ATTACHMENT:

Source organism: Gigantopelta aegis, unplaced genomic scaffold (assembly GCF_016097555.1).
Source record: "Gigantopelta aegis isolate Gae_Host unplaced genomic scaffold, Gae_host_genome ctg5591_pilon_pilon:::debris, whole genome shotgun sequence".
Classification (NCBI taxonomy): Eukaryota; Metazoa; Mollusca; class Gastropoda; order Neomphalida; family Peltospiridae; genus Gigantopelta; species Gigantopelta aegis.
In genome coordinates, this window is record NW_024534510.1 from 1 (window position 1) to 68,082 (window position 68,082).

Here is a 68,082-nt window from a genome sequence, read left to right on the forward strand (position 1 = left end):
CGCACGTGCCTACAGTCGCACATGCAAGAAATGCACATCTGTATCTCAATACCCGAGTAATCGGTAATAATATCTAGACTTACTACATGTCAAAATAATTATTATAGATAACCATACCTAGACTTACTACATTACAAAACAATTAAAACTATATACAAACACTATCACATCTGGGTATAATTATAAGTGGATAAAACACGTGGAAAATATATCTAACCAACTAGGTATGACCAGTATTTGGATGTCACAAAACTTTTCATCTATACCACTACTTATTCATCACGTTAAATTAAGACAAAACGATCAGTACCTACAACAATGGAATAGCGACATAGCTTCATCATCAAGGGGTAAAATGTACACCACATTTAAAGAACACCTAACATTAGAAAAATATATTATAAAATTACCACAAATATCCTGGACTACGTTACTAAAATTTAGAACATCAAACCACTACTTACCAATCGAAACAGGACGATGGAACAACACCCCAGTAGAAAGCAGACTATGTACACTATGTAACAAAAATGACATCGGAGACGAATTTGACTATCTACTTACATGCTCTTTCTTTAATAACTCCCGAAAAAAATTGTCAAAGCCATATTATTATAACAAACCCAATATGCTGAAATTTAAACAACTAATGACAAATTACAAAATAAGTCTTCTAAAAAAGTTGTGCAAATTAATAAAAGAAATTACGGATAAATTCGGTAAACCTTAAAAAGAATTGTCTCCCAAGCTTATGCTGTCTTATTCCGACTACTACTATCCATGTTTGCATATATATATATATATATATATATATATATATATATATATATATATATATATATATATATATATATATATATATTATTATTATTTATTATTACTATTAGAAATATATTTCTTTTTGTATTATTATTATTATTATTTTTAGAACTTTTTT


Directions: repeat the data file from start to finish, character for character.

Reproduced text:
Source organism: Gigantopelta aegis, unplaced genomic scaffold (assembly GCF_016097555.1).
Source record: "Gigantopelta aegis isolate Gae_Host unplaced genomic scaffold, Gae_host_genome ctg5591_pilon_pilon:::debris, whole genome shotgun sequence".
Classification (NCBI taxonomy): Eukaryota; Metazoa; Mollusca; class Gastropoda; order Neomphalida; family Peltospiridae; genus Gigantopelta; species Gigantopelta aegis.
In genome coordinates, this window is record NW_024534510.1 from 1 (window position 1) to 68,082 (window position 68,082).

Here is a 68,082-nt window from a genome sequence, read left to right on the forward strand (position 1 = left end):
CGCACGTGCCTACAGTCGCACATGCAAGAAATGCACATCTGTATCTCAATACCCGAGTAATCGGTAATAATATCTAGACTTACTACATGTCAAAATAATTATTATAGATAACCATACCTAGACTTACTACATTACAAAACAATTAAAACTATATACAAACACTATCACATCTGGGTATAATTATAAGTGGATAAAACACGTGGAAAATATATCTAACCAACTAGGTATGACCAGTATTTGGATGTCACAAAACTTTTCATCTATACCACTACTTATTCATCACGTTAAATTAAGACAAAACGATCAGTACCTACAACAATGGAATAGCGACATAGCTTCATCATCAAGGGGTAAAATGTACACCACATTTAAAGAACACCTAACATTAGAAAAATATATTATAAAATTACCACAAATATCCTGGACTACGTTACTAAAATTTAGAACATCAAACCACTACTTACCAATCGAAACAGGACGATGGAACAACACCCCAGTAGAAAGCAGACTATGTACACTATGTAACAAAAATGACATCGGAGACGAATTTGACTATCTACTTACATGCTCTTTCTTTAATAACTCCCGAAAAAAATTGTCAAAGCCATATTATTATAACAAACCCAATATGCTGAAATTTAAACAACTAATGACAAATTACAAAATAAGTCTTCTAAAAAAGTTGTGCAAATTAATAAAAGAAATTACGGATAAATTCGGTAAACCTTAAAAAGAATTGTCTCCCAAGCTTATGCTGTCTTATTCCGACTACTACTATCCATGTTTGCATATATATATATATATATATATATATATATATATATATATATATATATATATATATATATATATATATATATATTATTATTATTTATTATTACTATTAGAAATATATTTCTTTTTGTATTATTATTATTATTATTTTTAGAACTTTTTT